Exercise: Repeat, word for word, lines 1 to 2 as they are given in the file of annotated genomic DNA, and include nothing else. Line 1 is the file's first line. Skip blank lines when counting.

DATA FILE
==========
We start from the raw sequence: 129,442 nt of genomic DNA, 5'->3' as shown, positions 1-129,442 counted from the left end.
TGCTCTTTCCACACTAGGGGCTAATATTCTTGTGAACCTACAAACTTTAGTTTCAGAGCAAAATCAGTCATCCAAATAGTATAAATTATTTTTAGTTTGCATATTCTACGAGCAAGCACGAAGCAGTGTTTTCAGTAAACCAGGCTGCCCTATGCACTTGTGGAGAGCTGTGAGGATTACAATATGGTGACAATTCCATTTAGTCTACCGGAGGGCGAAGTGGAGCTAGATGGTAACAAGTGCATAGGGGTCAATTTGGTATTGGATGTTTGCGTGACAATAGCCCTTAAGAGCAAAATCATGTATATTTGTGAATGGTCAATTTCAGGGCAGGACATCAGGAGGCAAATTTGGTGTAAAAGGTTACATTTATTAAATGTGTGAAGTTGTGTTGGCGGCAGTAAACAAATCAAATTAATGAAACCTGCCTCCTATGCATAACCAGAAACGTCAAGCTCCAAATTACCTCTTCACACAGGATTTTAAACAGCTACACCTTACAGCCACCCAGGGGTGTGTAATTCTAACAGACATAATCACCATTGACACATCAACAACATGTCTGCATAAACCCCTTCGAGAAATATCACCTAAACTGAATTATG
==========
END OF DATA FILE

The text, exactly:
We start from the raw sequence: 129,442 nt of genomic DNA, 5'->3' as shown, positions 1-129,442 counted from the left end.
TGCTCTTTCCACACTAGGGGCTAATATTCTTGTGAACCTACAAACTTTAGTTTCAGAGCAAAATCAGTCATCCAAATAGTATAAATTATTTTTAGTTTGCATATTCTACGAGCAAGCACGAAGCAGTGTTTTCAGTAAACCAGGCTGCCCTATGCACTTGTGGAGAGCTGTGAGGATTACAATATGGTGACAATTCCATTTAGTCTACCGGAGGGCGAAGTGGAGCTAGATGGTAACAAGTGCATAGGGGTCAATTTGGTATTGGATGTTTGCGTGACAATAGCCCTTAAGAGCAAAATCATGTATATTTGTGAATGGTCAATTTCAGGGCAGGACATCAGGAGGCAAATTTGGTGTAAAAGGTTACATTTATTAAATGTGTGAAGTTGTGTTGGCGGCAGTAAACAAATCAAATTAATGAAACCTGCCTCCTATGCATAACCAGAAACGTCAAGCTCCAAATTACCTCTTCACACAGGATTTTAAACAGCTACACCTTACAGCCACCCAGGGGTGTGTAATTCTAACAGACATAATCACCATTGACACATCAACAACATGTCTGCATAAACCCCTTCGAGAAATATCACCTAAACTGAATTATG